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It Isn't Just about Greece: Domestic Politics, Transparency and Fiscal Gimmickry in Europe

  • James Alt, David Dreyer Lassen and Joachim Wehner

This article analyzes the political origins of differences in adherence to the fiscal framework of the European Union (EU). It shows how incentives to use fiscal policy for electoral purposes and limited budget transparency at the national level, combined with the need to respond to fiscal rules at the supranational level, interact to systematically undermine the Economic and Monetary Union through the employment of fiscal gimmicks or creative accounting. It also explains in detail how national accounts were manipulated to produce electoral cycles that were under the radar of the EU budget surveillance system, and concludes with new perspectives on the changes to (and challenges for) euro area fiscal rules.

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Department of Government, Harvard University (email:; Department of Economics, University of Copenhagen (email:; Department of Government, London School of Economics and Political Science (email: We thank John Verrinder and especially Agota Krenusz for advice about Eurostat data. For comments or sharing data we thank Alberto Alesina, Roel Beetsma, Marco Cangiano, Tom Cusack, Achim Goerres, Mark Hallerberg, Tim Irwin, Mark Kayser, Vincent Koen, Ian Lienert, Gian Maria Milesi-Ferretti, Mike Seiferling, Francesco Trebbi, Paul van den Noord, Anke Weber and Joseph Weber, and seminar participants at Boston College, the University of Copenhagen, the Hertie School of Governance, Princeton, Stanford, the annual meeting of the European Political Science Association, and a conference hosted by the International Monetary Fund and the Swedish Ministry of Finance. Verena Kroth, Linnea Mills, Ed Poole and Soledad Prillaman provided research assistance. For financial support Wehner thanks the London School of Economics and Political Science Research Committee Seed Fund and STICERD, Alt thanks Harvard's Weatherhead Center and Lassen thanks the Economic Policy Research Network. The authors alone are responsible for any errors or misinterpretations. Online appendices and data replication sets are available at 10.1017/S0007123414000064.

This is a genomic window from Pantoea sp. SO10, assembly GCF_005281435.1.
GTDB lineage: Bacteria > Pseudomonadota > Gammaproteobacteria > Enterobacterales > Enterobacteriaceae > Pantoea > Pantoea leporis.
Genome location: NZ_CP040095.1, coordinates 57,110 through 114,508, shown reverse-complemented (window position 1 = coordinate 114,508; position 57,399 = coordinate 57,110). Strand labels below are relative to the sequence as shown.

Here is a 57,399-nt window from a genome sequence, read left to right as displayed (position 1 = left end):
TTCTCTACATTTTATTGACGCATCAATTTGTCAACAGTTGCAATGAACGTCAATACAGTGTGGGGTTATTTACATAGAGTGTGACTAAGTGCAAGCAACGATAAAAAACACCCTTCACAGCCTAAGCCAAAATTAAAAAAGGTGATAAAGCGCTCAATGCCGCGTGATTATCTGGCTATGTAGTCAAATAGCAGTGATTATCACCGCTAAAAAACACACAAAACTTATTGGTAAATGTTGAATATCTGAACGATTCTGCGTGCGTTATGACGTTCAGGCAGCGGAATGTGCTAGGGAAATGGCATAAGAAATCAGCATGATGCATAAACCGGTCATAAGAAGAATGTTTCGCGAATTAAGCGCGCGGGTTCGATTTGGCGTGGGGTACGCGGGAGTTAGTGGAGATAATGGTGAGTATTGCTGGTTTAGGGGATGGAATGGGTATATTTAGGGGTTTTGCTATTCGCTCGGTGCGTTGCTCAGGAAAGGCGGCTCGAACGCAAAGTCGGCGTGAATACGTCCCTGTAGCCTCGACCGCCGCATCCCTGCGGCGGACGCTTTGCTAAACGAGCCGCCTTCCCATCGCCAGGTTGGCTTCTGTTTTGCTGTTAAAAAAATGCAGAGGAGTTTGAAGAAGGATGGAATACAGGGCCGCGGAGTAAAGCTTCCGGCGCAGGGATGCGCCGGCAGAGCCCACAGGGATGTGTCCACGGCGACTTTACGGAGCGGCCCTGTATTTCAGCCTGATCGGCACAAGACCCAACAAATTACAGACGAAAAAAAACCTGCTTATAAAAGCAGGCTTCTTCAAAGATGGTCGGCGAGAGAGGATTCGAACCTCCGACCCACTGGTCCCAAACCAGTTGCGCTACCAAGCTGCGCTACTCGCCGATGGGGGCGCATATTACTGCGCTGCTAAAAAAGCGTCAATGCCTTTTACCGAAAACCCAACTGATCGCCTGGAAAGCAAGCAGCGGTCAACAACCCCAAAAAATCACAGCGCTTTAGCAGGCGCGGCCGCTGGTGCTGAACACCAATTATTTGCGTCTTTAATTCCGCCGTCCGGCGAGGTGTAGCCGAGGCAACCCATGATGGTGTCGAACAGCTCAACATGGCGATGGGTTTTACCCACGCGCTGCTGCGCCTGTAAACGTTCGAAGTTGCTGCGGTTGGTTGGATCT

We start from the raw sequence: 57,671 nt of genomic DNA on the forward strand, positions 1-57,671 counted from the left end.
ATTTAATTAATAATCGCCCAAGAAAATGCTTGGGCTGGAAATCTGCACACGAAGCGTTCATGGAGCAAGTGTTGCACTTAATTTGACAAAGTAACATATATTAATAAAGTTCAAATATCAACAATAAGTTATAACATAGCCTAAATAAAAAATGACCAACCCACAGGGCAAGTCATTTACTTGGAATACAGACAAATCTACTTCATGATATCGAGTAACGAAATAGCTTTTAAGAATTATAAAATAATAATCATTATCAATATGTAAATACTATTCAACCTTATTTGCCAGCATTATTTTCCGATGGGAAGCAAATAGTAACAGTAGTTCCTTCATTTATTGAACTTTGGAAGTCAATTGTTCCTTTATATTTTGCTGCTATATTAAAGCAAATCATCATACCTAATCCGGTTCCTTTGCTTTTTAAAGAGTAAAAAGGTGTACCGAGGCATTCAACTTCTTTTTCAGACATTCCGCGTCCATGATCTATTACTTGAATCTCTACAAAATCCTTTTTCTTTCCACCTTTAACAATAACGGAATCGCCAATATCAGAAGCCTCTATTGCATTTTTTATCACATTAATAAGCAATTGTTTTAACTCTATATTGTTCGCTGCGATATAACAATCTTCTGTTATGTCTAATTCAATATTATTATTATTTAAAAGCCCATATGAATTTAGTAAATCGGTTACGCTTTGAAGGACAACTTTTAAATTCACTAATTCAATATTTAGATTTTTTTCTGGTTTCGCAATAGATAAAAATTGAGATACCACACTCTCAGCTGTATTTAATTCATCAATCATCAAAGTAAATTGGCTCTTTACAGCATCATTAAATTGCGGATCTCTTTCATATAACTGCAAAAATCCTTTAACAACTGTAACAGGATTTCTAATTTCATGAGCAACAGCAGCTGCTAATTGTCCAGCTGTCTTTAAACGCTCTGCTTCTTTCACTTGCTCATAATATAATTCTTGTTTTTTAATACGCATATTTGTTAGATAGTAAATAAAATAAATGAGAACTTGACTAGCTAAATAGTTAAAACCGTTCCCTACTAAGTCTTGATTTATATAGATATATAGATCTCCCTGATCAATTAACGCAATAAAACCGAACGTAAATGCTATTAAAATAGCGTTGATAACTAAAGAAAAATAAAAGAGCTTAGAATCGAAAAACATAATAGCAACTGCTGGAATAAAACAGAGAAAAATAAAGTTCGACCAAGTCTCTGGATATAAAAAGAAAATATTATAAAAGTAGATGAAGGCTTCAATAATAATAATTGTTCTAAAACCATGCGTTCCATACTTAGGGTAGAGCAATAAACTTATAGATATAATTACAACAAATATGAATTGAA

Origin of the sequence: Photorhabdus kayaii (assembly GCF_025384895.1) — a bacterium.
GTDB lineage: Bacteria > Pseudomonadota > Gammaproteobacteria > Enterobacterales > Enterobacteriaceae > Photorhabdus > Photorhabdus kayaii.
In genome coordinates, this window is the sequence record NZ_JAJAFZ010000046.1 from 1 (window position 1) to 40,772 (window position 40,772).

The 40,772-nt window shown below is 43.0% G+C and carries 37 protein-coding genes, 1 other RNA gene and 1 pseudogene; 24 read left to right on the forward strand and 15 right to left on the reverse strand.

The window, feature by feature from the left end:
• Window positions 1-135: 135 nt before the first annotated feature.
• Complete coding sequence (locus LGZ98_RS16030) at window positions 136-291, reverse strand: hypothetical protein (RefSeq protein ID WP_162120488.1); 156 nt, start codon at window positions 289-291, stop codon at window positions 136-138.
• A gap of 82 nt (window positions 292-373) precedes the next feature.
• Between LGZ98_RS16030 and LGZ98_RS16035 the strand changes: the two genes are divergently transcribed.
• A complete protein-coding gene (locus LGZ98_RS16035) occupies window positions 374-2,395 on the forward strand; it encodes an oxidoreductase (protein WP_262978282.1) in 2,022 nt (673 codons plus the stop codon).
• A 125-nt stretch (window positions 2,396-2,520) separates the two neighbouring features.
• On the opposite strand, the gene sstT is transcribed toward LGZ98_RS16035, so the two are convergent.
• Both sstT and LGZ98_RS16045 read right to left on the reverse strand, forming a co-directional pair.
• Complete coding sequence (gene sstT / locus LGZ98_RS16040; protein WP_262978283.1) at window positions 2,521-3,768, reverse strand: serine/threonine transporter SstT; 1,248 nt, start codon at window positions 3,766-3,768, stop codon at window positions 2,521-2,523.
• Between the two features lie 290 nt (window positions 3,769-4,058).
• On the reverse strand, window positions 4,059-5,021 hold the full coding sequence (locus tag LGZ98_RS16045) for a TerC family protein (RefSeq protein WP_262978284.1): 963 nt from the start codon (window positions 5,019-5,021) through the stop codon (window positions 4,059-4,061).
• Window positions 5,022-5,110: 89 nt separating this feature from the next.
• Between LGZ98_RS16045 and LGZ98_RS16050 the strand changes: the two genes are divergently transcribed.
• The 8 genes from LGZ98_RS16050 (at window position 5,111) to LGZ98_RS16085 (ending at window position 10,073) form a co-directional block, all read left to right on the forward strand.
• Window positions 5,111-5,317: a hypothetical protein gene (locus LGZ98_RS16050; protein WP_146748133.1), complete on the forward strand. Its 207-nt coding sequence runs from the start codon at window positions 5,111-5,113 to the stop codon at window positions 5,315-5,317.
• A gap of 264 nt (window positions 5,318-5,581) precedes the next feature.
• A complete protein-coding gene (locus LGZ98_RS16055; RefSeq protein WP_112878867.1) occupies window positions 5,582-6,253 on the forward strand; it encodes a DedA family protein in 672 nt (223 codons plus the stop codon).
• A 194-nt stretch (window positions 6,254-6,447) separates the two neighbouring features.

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British Journal of Political Science
  • ISSN: 0007-1234
  • EISSN: 1469-2112
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